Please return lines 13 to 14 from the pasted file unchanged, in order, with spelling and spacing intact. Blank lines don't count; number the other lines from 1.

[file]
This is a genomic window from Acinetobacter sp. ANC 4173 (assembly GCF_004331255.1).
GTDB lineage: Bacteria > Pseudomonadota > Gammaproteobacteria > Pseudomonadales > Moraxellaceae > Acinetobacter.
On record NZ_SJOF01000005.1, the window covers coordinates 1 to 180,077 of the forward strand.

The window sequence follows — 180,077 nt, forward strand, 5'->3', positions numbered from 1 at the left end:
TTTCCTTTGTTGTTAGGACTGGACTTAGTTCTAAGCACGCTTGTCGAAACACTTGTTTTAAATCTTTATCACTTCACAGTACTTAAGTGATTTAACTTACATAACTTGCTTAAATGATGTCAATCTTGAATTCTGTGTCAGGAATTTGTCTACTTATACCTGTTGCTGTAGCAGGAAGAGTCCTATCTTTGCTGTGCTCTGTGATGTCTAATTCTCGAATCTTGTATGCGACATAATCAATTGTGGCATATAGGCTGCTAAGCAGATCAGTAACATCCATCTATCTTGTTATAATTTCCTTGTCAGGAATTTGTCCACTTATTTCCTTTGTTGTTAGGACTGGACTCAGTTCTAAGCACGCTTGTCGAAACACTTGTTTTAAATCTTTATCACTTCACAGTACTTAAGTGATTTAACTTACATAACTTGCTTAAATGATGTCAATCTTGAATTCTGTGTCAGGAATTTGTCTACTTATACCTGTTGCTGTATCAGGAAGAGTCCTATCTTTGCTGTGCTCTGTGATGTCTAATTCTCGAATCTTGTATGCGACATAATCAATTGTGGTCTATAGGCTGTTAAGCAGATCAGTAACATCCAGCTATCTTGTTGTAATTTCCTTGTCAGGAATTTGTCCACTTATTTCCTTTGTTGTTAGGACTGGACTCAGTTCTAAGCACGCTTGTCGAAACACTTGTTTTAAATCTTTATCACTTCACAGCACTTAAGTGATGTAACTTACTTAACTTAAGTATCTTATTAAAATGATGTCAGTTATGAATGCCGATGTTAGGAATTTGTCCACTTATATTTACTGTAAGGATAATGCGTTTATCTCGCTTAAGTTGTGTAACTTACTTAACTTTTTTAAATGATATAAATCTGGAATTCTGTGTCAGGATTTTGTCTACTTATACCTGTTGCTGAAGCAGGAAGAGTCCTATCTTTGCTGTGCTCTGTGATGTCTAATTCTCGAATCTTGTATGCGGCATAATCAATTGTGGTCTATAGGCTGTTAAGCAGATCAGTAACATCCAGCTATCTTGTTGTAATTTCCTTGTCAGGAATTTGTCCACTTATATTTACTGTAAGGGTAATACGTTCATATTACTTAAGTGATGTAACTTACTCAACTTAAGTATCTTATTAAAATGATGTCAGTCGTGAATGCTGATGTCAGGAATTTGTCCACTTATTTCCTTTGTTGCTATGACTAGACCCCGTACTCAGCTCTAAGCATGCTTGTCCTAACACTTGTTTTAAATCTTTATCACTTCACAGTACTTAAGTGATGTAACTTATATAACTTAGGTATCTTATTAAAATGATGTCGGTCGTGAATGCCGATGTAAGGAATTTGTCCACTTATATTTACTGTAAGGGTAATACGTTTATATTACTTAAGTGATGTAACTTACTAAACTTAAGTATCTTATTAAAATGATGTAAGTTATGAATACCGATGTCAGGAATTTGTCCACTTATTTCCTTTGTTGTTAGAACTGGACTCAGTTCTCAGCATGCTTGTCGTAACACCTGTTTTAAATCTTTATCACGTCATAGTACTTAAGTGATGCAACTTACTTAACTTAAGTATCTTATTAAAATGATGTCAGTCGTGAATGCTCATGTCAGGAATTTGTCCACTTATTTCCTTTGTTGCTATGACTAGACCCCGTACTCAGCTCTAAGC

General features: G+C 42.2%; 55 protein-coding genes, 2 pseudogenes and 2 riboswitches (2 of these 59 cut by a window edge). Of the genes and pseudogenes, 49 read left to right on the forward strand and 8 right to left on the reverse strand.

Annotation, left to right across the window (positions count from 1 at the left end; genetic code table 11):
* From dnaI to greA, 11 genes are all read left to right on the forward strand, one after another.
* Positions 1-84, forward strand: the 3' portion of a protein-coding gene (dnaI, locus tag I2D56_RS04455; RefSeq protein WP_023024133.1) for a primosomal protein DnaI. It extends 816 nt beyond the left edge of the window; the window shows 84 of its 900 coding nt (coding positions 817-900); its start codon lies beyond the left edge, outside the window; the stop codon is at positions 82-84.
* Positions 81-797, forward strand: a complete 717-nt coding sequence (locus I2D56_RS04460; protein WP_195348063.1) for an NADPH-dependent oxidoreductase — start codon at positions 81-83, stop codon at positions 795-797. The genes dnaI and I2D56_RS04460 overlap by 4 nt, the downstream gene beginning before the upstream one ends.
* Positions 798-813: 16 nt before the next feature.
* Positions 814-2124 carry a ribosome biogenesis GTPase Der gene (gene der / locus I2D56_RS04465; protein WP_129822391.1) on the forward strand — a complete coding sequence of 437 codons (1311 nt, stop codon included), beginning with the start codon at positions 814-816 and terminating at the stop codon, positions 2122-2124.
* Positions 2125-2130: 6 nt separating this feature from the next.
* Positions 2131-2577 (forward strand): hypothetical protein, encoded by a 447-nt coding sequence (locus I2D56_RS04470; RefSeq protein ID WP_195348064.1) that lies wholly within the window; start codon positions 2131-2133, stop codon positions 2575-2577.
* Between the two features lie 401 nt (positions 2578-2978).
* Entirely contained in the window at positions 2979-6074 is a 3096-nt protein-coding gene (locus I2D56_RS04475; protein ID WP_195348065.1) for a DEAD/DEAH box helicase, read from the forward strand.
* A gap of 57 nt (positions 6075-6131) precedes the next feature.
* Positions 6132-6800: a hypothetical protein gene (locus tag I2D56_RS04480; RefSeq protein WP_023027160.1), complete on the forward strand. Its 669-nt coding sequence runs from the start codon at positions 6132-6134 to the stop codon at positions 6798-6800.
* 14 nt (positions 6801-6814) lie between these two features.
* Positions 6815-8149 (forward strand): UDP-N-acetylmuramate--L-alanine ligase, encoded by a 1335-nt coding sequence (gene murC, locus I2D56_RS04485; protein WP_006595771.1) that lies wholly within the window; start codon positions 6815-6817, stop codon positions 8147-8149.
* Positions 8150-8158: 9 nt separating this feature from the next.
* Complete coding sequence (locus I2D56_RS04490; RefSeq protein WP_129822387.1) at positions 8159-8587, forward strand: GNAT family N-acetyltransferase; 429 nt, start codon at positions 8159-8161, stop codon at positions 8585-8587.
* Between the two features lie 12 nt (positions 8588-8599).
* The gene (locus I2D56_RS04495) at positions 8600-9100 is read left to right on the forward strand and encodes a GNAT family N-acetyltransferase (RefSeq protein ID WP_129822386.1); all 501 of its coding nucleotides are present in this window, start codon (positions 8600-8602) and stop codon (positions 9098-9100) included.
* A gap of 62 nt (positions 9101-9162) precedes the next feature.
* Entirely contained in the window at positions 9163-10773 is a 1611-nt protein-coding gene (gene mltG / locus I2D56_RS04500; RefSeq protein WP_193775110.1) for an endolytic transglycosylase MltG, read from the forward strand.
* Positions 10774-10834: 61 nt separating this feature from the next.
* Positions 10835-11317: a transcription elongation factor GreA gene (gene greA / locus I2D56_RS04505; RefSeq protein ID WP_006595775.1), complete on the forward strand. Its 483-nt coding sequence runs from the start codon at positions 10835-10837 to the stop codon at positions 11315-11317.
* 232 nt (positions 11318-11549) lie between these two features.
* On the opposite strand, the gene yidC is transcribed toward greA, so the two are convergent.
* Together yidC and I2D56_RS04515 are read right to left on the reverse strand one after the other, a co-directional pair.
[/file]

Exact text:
* Positions 2125-2130: 6 nt separating this feature from the next.
* Positions 2131-2577 (forward strand): hypothetical protein, encoded by a 447-nt coding sequence (locus I2D56_RS04470; RefSeq protein ID WP_195348064.1) that lies wholly within the window; start codon positions 2131-2133, stop codon positions 2575-2577.